Cover Story: John Parikhal on The Media Fix

John Parikhal

Never one to stand still and accept the status quo, John Parikhal has been a leading-edge thinker in the broad based media markets for over thirty years. As CEO of media strategy company Joint Communications, he has worked with a multitude of clients including TBS, MTV, VH1, XM Radio, Rolling Stone Magazine, Pepsi, Wendy’s, Molson, CBS, NBC, ABC, Time Warner and Radio One, as well as major record companies and radio stations in the United States, Canada and around the world.
In addition to operating Joint Communications, Parikhal has also formed a partnership with global media and entertainment expert Taran Swan who has worked with market leaders Disney, Nickelodeon and Cartoon Network over a twenty year media and entertainment career. Earlier this year the two multi-media doctors unveiled their latest venture, The Media Fix blog at http://www.gomediafix.com. It’s a must see site for all media and marketing executives who choose to be actionable in their approach to today’s solutions.

John Parikhal on imagination: If you take the commitment away from imagination, eventually you’ll even lose corporate focus.

e-QB presents excerpts from the NovemberFMQB magazine Cover Story with John Parikhal, CEO, Joint Communications

On the core concept of his new blog The Media Fix… The Media Fix became a way for us to start a dialog around the ongoing critical issues of the Internet, integrating ideas that parallel the broadcast and related fields. It’s not strictly about the digital space. We’re interested in all areas of media and technology focused on this changing world and its effects on the consumer. I’ve always been consumer focused. We want to stay on top of change to anticipate and help companies take effective competitive action while staying connected with the consumer.The Growth Curve is an important part of assessing where a company is and where it will go. Phase 1 in almost every business is the Discovery Phase during which you are figuring things out and investing a lot of time in the process which begins with losing more than gaining. You actually go down the Growth Curve before you go up. Once you discover what is really working you start duplicating the pattern of success. The Phase 2 is the Normative Phase where you duplicate what you have discovered and formatting becomes king. It’s also where you make the most money because of the repetition process. The Phase 3 is to rethink and modify what’s worked for you in Phase 2. It’s critical to the future of your business. You can get trapped in Phase 2 because of consistent success through repetition. However if you’re not thinking ahead and modifying your model, someone else will do it for you which can lead to disaster.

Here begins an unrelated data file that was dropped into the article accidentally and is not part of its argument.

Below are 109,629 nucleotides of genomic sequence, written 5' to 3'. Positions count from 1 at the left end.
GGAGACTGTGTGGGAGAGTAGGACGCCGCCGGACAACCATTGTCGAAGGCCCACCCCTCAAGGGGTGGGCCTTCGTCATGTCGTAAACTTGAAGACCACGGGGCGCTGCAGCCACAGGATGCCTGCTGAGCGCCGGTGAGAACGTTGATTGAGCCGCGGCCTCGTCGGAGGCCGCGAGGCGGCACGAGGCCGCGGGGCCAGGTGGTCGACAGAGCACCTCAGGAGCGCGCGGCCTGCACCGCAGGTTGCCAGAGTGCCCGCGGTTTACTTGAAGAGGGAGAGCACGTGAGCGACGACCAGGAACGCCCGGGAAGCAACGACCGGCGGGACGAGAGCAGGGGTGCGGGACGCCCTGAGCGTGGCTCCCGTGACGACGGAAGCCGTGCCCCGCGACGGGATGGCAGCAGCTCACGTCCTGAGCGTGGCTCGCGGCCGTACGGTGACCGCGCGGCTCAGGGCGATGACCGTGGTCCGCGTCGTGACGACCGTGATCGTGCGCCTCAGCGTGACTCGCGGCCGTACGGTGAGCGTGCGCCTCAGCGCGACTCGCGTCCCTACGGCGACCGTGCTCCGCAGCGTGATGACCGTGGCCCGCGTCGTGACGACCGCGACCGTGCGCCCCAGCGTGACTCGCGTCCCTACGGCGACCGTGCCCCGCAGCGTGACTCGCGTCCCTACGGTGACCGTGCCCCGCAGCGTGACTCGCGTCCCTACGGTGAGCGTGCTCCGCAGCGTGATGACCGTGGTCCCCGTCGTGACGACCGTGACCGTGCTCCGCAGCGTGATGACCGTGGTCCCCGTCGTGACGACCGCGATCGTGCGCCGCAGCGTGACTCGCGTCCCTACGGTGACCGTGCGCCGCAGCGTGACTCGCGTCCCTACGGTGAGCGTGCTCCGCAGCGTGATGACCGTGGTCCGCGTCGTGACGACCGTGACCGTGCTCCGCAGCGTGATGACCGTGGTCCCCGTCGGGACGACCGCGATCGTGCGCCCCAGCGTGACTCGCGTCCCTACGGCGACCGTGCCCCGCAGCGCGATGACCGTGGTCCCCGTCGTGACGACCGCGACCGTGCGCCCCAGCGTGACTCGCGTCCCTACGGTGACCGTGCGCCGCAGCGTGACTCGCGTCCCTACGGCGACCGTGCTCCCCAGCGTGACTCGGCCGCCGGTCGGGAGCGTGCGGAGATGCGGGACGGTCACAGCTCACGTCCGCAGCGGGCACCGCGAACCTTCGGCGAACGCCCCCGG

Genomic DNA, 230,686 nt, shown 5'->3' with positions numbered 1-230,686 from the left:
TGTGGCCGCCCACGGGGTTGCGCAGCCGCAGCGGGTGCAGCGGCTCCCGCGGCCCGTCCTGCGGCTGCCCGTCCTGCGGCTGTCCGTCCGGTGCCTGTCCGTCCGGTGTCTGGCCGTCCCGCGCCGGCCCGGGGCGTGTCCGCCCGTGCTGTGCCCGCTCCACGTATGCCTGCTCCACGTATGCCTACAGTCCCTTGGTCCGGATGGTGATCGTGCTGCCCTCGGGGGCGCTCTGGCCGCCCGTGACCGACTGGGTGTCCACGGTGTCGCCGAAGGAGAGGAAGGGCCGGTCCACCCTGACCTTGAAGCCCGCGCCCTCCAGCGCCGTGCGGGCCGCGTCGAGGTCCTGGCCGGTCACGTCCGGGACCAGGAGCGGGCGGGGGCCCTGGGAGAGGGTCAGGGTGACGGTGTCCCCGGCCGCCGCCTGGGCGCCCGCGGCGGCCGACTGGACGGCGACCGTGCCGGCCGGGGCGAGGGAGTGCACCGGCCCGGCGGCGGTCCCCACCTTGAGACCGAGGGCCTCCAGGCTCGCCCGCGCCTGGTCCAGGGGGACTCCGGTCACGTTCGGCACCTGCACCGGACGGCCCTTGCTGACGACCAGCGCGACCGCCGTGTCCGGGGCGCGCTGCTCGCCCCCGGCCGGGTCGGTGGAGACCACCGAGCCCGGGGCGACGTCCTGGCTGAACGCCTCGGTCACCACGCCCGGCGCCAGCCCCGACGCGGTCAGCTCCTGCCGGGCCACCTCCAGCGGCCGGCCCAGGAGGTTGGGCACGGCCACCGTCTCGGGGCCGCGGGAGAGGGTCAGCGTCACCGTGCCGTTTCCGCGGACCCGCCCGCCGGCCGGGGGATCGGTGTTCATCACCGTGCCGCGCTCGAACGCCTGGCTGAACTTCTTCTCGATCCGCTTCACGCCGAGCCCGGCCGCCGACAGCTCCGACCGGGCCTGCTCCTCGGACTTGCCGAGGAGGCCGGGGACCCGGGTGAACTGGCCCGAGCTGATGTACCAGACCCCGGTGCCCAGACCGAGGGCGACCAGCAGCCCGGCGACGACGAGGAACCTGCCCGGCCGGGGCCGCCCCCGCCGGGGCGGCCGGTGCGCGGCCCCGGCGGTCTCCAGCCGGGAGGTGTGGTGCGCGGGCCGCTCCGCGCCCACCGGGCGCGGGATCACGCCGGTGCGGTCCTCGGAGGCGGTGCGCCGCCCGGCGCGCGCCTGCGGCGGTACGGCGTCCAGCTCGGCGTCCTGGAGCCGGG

On the “Growth Curve” concept on the site which is an integral part of John’s strategic thinking…

On applying this concept to the radio industry…Radio is rethinking, modifying and innovating a lot these days. Some radio companies are doing really smart and creative things on the Internet. Radio is asking for innovation from their suppliers because they had to. You never really change unless you have to. As you move along the Growth Curve, whether you like it or not, after you make a lot of money duplicating the old pattern, it stops working and everybody always ends up at the rethink and modify stage or else they die.Radio is being innovative but there’s often confusion between innovation and top down initiatives. Top down initiatives are seldom innovative. They are usually the result of a committee meeting and jamming out something that’s sub-optimal but agreeable to all parties. Consolidation was developing managers burdened with too many responsibilities and radio lost its innovative edge.

On radio innovating based on a survivability mechanism…
All businesses are like that. Radio just happens to be in that place on the Growth Curve and the curve is moving them along. The tough part on radio is that the management of innovation is a skill that hasn’t been taught correctly. They factor so little training into radio anymore. It’s a real issue. You have to be more sensitive to your employees’ imaginations. If you beat up your people when they come to you with ideas that are sometimes off the wall, they won’t come to you with ideas that are sometimes great. Human beings crave positive reinforcement. If you take the commitment away from imagination, eventually you’ll even lose the corporate focus. We’re seeing that in radio this year with CBS and Clear Channel. Even they are starting to think that maybe the idea of owning huge numbers of radio stations is not a core business the way it used to be. Maybe being smaller and more nimble and focused on areas where you can make more money is the way to go. Sometimes the plan to be smaller is an attractive strategy.You need to look at where people are spending their entertainment time and incorporate your product into their lives. You need to look at Internet usage. We need to forecast where the population’s going to be in three to five years and beyond. One of the most amazing things about radio is they hardly ever look ahead at demographics and yet it’s very predictable what the future composition of a population will be based on current data. There are predictable growth patterns in cultural groups that can be forecast. It’s very powerful information that current radio management could utilize.

On the impact of radio’s innovation initiatives…